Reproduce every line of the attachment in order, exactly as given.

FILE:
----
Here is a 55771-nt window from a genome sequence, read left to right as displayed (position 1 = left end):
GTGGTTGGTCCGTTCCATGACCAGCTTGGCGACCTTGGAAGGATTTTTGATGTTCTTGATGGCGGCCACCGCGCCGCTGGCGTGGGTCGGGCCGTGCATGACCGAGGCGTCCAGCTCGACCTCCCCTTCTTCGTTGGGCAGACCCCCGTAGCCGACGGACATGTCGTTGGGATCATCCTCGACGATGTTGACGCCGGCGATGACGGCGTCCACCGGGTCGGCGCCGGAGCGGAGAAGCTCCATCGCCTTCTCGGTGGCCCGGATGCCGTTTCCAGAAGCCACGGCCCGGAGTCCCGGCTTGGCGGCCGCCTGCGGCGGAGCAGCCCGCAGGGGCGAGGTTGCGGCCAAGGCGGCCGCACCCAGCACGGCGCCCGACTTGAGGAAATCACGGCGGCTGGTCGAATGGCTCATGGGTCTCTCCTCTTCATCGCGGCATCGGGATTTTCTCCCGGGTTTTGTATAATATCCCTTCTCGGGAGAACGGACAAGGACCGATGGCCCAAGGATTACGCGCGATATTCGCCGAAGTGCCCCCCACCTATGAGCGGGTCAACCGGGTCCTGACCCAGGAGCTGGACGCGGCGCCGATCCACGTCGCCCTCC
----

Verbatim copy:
Here is a 55771-nt window from a genome sequence, read left to right as displayed (position 1 = left end):
GTGGTTGGTCCGTTCCATGACCAGCTTGGCGACCTTGGAAGGATTTTTGATGTTCTTGATGGCGGCCACCGCGCCGCTGGCGTGGGTCGGGCCGTGCATGACCGAGGCGTCCAGCTCGACCTCCCCTTCTTCGTTGGGCAGACCCCCGTAGCCGACGGACATGTCGTTGGGATCATCCTCGACGATGTTGACGCCGGCGATGACGGCGTCCACCGGGTCGGCGCCGGAGCGGAGAAGCTCCATCGCCTTCTCGGTGGCCCGGATGCCGTTTCCAGAAGCCACGGCCCGGAGTCCCGGCTTGGCGGCCGCCTGCGGCGGAGCAGCCCGCAGGGGCGAGGTTGCGGCCAAGGCGGCCGCACCCAGCACGGCGCCCGACTTGAGGAAATCACGGCGGCTGGTCGAATGGCTCATGGGTCTCTCCTCTTCATCGCGGCATCGGGATTTTCTCCCGGGTTTTGTATAATATCCCTTCTCGGGAGAACGGACAAGGACCGATGGCCCAAGGATTACGCGCGATATTCGCCGAAGTGCCCCCCACCTATGAGCGGGTCAACCGGGTCCTGACCCAGGAGCTGGACGCGGCGCCGATCCACGTCGCCCTCC